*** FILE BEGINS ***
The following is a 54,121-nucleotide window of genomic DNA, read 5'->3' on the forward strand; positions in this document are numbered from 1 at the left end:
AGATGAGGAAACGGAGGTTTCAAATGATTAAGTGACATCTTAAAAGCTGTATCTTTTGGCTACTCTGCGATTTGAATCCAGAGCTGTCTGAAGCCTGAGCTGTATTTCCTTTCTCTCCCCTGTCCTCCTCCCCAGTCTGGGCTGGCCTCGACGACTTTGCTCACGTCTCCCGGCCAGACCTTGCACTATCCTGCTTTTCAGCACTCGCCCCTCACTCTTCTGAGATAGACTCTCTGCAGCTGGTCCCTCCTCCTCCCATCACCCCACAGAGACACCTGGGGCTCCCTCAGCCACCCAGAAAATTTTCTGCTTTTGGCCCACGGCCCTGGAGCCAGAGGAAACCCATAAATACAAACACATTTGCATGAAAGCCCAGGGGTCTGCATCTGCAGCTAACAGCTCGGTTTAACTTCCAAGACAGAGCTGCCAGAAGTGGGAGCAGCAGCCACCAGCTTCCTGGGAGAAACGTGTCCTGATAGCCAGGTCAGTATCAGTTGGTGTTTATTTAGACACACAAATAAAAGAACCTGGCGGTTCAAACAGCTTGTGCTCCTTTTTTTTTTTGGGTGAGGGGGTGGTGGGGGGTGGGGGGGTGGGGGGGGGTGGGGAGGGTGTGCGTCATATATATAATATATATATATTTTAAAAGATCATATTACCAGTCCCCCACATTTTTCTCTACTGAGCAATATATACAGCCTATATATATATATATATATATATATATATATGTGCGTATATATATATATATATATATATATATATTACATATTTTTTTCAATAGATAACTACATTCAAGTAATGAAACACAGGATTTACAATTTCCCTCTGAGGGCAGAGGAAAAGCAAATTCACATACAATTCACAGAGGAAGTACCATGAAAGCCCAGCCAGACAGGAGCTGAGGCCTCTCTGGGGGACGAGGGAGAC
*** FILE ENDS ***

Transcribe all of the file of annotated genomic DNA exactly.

The following is a 54,121-nucleotide window of genomic DNA, read 5'->3' on the forward strand; positions in this document are numbered from 1 at the left end:
AGATGAGGAAACGGAGGTTTCAAATGATTAAGTGACATCTTAAAAGCTGTATCTTTTGGCTACTCTGCGATTTGAATCCAGAGCTGTCTGAAGCCTGAGCTGTATTTCCTTTCTCTCCCCTGTCCTCCTCCCCAGTCTGGGCTGGCCTCGACGACTTTGCTCACGTCTCCCGGCCAGACCTTGCACTATCCTGCTTTTCAGCACTCGCCCCTCACTCTTCTGAGATAGACTCTCTGCAGCTGGTCCCTCCTCCTCCCATCACCCCACAGAGACACCTGGGGCTCCCTCAGCCACCCAGAAAATTTTCTGCTTTTGGCCCACGGCCCTGGAGCCAGAGGAAACCCATAAATACAAACACATTTGCATGAAAGCCCAGGGGTCTGCATCTGCAGCTAACAGCTCGGTTTAACTTCCAAGACAGAGCTGCCAGAAGTGGGAGCAGCAGCCACCAGCTTCCTGGGAGAAACGTGTCCTGATAGCCAGGTCAGTATCAGTTGGTGTTTATTTAGACACACAAATAAAAGAACCTGGCGGTTCAAACAGCTTGTGCTCCTTTTTTTTTTTGGGTGAGGGGGTGGTGGGGGGTGGGGGGGTGGGGGGGGGTGGGGAGGGTGTGCGTCATATATATAATATATATATATTTTAAAAGATCATATTACCAGTCCCCCACATTTTTCTCTACTGAGCAATATATACAGCCTATATATATATATATATATATATATATATATGTGCGTATATATATATATATATATATATATATATTACATATTTTTTTCAATAGATAACTACATTCAAGTAATGAAACACAGGATTTACAATTTCCCTCTGAGGGCAGAGGAAAAGCAAATTCACATACAATTCACAGAGGAAGTACCATGAAAGCCCAGCCAGACAGGAGCTGAGGCCTCTCTGGGGGACGAGGGAGAC